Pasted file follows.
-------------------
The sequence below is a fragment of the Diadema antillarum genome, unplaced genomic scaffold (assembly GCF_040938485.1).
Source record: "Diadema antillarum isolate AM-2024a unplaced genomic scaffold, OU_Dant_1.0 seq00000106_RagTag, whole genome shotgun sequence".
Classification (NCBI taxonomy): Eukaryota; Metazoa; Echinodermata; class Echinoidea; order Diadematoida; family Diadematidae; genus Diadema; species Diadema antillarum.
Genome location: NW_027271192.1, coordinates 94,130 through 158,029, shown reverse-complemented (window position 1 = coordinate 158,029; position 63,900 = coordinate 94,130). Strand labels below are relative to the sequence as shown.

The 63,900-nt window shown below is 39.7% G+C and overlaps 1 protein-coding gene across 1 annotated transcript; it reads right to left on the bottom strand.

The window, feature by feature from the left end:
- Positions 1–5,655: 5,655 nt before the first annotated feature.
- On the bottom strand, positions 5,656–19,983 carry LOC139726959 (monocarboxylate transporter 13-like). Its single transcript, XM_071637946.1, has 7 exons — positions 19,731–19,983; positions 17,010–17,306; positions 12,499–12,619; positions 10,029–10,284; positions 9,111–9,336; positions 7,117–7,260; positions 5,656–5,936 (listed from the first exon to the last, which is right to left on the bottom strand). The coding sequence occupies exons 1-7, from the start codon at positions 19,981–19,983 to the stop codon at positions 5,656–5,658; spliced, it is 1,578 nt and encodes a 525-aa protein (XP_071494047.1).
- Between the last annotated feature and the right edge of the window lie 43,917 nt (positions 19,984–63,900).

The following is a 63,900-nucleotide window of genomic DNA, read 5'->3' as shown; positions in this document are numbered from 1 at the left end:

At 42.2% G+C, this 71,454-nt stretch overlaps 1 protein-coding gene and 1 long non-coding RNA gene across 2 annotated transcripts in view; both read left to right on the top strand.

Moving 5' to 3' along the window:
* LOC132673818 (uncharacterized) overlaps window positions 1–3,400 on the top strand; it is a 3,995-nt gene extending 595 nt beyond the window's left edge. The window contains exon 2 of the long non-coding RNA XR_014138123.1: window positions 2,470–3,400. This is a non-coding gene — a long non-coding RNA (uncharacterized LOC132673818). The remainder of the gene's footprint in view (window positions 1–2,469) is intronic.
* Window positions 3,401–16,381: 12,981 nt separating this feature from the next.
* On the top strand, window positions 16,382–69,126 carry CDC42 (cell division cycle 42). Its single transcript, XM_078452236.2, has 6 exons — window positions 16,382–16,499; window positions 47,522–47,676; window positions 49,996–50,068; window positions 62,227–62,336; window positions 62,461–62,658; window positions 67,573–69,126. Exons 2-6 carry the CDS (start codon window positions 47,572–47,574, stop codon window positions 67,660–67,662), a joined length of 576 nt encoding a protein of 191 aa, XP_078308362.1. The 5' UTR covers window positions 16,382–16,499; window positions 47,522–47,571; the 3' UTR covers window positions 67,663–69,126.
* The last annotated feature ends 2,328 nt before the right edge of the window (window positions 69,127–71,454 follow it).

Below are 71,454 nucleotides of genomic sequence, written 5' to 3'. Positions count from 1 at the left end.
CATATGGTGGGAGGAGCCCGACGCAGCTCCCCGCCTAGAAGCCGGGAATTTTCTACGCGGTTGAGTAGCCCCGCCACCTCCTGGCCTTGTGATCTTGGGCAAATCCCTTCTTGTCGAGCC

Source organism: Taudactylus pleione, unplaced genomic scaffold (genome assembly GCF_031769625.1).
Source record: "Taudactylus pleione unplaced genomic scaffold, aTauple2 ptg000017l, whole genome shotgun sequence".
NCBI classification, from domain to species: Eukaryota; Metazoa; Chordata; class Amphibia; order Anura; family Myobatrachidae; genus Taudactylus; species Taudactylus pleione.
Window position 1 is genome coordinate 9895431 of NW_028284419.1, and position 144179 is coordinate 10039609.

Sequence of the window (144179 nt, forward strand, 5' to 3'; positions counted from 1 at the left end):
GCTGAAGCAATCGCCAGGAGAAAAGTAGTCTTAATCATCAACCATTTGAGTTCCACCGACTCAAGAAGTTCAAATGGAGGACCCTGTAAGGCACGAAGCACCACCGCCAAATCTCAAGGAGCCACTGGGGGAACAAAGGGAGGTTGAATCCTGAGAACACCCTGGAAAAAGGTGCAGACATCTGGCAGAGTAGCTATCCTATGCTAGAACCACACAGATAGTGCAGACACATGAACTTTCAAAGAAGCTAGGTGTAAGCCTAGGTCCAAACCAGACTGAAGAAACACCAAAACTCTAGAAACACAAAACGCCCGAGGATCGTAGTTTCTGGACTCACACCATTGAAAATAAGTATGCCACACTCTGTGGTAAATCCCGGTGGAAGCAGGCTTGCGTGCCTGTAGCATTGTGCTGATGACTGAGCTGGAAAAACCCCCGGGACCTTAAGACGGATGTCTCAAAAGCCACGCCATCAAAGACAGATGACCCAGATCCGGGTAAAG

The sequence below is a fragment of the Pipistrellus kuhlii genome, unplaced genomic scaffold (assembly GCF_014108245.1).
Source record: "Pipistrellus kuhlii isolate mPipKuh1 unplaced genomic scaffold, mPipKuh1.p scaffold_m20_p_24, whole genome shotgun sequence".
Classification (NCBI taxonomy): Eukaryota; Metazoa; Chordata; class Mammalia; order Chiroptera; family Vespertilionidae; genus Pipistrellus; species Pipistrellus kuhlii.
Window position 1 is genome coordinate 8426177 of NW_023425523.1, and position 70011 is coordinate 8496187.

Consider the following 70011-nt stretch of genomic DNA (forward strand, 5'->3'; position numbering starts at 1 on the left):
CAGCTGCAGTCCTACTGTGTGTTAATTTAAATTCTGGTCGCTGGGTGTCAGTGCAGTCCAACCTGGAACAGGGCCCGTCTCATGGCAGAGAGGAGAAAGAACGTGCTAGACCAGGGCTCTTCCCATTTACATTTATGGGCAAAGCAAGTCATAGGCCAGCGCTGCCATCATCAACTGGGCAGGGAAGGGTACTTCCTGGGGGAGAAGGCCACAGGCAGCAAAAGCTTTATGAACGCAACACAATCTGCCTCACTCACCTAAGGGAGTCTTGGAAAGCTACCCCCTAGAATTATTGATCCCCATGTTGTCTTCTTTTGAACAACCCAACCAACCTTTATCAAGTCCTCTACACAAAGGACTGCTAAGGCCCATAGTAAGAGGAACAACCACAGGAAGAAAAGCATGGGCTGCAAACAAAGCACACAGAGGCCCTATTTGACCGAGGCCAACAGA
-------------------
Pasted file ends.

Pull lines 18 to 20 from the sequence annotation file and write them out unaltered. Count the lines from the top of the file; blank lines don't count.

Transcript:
CATATGGTGGGAGGAGCCCGACGCAGCTCCCCGCCTAGAAGCCGGGAATTTTCTACGCGGTTGAGTAGCCCCGCCACCTCCTGGCCTTGTGATCTTGGGCAAATCCCTTCTTGTCGAGCC

Source organism: Taudactylus pleione, unplaced genomic scaffold (genome assembly GCF_031769625.1).
Source record: "Taudactylus pleione unplaced genomic scaffold, aTauple2 ptg000017l, whole genome shotgun sequence".